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The split-fovea model of visual word - page 48 / 78





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Chapter 2. The Simulations


connectionist visual word recognition, namely that a single system can learn to pro- nounce both exception and nonwords at a level comparable to human subjects. If the networks were not able to pronounce nonwords, this would validate the claim of the Dual-Route model whereby there have to be two separate processes, one rule-based one that can pronounce nonwords but not exception words and one lexicon-based one that can pronounce exception words but not nonwords (Coltheart et al., 1993; Weekes and Coltheart, 1996). Thus for example the poor nonword performance of the Seiden- berg and McClelland (1989) network was one of the major criticisms for that model because the network was far below the average performance of human subjects. This model was subsequently improved and achieved levels of nonword reading compara- ble to humans (Plaut et al., 1996; Harm and Seidenberg, 1999), showing that it was not a problem inherent of the architecture of this connectionist model. One of the prob- lems of the earlier model which contributed to the poor nonword reading was the use of Wichelfeatures as input and output representations. Since, for both the current net- works, a slot-based representation was used, it is expected that the networks will not suffer from the same problem regarding the nonword reading.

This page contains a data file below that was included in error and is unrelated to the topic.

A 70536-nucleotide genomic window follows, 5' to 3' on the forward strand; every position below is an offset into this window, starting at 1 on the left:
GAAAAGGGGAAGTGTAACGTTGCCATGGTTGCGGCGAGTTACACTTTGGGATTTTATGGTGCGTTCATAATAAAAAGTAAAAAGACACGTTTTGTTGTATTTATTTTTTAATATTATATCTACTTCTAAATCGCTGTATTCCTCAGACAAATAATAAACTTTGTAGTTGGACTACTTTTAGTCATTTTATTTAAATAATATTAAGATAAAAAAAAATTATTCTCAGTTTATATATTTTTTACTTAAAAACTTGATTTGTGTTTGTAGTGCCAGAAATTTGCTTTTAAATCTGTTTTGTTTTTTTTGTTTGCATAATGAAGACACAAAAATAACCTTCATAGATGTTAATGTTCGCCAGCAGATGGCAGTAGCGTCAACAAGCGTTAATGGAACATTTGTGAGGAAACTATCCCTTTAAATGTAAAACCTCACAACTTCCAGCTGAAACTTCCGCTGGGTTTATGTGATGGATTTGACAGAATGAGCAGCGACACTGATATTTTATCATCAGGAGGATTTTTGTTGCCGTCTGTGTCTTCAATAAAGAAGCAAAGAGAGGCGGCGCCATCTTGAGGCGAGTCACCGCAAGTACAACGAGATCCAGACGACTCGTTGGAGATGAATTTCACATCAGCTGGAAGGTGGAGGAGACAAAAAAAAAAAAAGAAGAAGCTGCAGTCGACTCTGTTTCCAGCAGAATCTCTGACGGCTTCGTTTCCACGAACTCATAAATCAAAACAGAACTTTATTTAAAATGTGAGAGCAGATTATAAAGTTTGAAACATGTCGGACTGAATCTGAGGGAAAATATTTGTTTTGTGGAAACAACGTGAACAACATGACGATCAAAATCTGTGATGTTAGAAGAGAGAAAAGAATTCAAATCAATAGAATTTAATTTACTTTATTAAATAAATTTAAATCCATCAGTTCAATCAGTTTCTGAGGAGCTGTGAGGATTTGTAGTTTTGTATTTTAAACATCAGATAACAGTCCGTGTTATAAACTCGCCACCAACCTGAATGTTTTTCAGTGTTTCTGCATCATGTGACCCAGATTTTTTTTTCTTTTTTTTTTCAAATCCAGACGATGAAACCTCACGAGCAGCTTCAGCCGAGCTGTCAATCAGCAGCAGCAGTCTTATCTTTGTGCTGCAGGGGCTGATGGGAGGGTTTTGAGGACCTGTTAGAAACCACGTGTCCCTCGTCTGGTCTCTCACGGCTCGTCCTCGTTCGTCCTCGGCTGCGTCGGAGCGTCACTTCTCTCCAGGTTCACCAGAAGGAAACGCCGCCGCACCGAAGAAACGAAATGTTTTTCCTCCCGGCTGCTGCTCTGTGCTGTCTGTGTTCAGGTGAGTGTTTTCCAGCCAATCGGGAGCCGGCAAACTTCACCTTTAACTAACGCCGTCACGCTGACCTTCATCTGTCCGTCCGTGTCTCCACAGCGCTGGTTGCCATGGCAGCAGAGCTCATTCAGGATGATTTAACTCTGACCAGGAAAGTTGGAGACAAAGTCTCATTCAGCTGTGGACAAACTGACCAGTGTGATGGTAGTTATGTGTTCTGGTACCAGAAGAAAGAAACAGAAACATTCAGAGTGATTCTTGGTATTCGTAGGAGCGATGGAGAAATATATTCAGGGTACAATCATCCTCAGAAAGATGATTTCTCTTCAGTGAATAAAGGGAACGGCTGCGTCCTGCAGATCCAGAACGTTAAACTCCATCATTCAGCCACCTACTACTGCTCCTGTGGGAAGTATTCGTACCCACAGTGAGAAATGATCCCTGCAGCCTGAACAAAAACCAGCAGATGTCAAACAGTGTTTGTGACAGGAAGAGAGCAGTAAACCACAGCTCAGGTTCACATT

As testing corpus, Glushko’s nonwords were used (Glushko, 1979) as seen in Plaut et al. (1996). All nonwords used with their acceptable pronunciations can be seen in appendix D. The non-words are divided into two types: consistent and inconsistent nonwords. A consistent word is a word whose orthography-to-phonology correspon- dence is consistent with the one of its orthographic neighbours. If this is not the case, then the word is inconsistent. Note that in the present study this difference has not been made for the words in the original training corpus. However, since the nonwords were already subdivided in this way in Plaut et al. (1996), this division was kept for the nonwords. For testing, a nonword was deemed to be correct if the output of the network matched one of the possible pronunciations of the nonword.

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